Event: FBI Sports Bribery Program
When: Tuesday, November 13, 2012 from 6:00 PM to 7:30 PM
Where: Fraternal Order of Police DC Lodge #1, 711 4th Street, NW Washington, DC 20001
The FBI defines significant racketeering activities as those predicate criminal acts that are chargeable under the Racketeer Influenced and Corrupt Organizations statute. These are found in Title 18 of the United States Code, Section 1961 (1) and include Sports Bribery as a federal crime.
While fans are focused on the start of the NCAA basketball season, the FBI continues to combat criminal activity in the sports industry. The FBI investigates illegal gambling and corruption in the sports industry. In many cases, college athletes, referees, and others associated with inside information about a team are targeted by the Mafia, also known as La Cosa Nostra. If they can bribe just one player enough to where his or her actions can affect the outcome of the game—or even just the point spread—the Mafia or organized crime stands to make potentially hundreds of millions of dollars off of one game. The FBI partners with the NCAA to present educational programs to college athletes throughout the season. FBI agents educate the athletes about gambling, bribery, and drugs and explain how organized crime may attempt to corrupt them.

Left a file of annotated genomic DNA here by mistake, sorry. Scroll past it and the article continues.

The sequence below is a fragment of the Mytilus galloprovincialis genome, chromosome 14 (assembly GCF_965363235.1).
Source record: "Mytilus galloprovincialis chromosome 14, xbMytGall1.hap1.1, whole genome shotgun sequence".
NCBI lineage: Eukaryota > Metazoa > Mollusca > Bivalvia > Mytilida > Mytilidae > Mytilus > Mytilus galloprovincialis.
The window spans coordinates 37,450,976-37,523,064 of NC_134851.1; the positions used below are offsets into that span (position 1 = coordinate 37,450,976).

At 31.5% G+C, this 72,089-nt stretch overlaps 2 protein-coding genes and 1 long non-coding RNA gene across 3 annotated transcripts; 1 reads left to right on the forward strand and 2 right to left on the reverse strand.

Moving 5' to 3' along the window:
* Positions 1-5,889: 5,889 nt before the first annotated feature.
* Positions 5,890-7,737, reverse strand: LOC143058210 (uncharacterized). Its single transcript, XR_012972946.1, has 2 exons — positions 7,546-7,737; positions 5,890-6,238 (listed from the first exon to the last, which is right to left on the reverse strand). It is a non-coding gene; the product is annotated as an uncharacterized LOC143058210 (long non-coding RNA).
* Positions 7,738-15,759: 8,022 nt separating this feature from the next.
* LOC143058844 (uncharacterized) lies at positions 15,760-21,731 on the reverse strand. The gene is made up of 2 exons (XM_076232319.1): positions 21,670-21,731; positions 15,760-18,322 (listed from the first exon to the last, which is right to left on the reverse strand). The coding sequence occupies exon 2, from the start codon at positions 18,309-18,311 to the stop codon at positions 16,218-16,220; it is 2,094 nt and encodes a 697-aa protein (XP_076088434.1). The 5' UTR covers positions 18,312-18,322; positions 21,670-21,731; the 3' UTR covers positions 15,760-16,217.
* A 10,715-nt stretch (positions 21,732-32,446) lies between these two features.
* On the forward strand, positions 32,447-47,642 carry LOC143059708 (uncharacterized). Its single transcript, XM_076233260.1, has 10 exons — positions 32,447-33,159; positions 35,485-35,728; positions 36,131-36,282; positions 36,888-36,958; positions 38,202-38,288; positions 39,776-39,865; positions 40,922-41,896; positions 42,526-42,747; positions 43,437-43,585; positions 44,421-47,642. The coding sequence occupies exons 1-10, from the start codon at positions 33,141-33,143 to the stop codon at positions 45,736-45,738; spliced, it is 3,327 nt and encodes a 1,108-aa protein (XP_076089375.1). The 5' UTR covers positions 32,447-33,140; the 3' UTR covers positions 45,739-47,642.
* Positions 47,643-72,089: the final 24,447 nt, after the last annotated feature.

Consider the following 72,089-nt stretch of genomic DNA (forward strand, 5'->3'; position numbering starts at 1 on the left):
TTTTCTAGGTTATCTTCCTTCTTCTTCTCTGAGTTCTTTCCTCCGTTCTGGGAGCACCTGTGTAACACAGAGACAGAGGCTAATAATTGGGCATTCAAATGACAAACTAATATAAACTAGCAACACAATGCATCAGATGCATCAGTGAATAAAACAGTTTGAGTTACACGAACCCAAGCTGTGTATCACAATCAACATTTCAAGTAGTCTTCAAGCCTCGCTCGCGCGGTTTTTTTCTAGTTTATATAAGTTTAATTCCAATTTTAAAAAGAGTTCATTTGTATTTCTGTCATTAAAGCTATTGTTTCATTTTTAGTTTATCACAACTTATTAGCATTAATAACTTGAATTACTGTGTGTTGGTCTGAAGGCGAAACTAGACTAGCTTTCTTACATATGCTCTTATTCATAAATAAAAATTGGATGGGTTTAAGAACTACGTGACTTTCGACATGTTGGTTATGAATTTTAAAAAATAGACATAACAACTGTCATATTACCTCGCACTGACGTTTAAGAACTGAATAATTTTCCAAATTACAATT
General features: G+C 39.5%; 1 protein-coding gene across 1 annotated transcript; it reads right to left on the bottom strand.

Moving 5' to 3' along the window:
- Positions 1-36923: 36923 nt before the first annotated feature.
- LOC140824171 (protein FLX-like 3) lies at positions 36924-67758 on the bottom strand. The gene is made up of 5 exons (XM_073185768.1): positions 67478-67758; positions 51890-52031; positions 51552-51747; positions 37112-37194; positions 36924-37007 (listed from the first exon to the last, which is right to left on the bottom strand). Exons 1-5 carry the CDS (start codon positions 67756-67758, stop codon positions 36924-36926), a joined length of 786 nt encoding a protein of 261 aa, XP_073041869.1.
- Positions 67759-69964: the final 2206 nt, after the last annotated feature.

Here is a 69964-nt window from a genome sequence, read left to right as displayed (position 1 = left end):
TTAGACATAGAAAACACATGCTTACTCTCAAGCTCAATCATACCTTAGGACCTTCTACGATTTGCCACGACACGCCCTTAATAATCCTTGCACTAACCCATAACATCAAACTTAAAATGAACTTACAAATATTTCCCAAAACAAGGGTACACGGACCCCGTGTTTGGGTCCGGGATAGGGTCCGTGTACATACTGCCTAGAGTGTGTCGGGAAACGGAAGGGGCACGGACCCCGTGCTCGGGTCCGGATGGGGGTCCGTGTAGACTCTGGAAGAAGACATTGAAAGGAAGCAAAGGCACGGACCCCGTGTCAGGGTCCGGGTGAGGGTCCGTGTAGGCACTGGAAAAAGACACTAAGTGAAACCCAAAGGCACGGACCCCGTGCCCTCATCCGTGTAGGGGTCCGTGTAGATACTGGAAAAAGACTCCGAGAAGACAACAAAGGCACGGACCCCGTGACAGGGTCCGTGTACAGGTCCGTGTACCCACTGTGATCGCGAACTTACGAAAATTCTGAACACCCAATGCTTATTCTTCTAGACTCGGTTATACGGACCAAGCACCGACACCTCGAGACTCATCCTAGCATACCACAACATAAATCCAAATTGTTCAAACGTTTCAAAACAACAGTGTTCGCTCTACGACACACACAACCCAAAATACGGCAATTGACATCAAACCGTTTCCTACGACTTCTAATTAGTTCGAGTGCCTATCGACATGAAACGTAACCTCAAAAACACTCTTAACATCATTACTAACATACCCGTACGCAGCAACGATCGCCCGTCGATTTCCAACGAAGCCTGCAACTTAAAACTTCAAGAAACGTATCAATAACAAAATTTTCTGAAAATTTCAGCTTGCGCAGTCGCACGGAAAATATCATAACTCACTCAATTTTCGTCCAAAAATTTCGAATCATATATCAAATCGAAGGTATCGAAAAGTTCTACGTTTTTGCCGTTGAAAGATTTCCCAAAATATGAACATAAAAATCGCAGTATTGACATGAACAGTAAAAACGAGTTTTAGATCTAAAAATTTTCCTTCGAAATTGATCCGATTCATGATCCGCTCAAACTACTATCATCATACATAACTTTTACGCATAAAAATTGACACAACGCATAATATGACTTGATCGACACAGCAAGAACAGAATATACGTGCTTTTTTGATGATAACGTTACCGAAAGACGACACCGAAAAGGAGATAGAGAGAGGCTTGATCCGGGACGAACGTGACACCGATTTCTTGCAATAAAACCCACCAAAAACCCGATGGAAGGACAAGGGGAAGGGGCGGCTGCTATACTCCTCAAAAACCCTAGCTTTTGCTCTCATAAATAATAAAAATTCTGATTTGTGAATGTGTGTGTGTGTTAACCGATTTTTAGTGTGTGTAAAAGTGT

Come hear how the FBI’s Sports Presentation Program helps college and professional sporting associations ensure the integrity of their sporting events. The FBI will discuss the value of insider information and how the soft sell is often used by these organized crime figures. They’ll start befriending you, paying your cell phone bill just to get you hooked in. Agents also remind players of the enormous influence they have on today’s youth as role models.
Invited Speaker: Special Agent M T Adkins
Moderator(s): Barry Dickman and Dip Chandra, Board Members; FBI CAAA
The event will offer a Cash Bar and Light Appetizers. Networking from 6:00pm-6:30 pm.
All proceeds from registration go towards the FBI Junior Special Agent program which benefits at-risk elementary school children in the Metro DC area.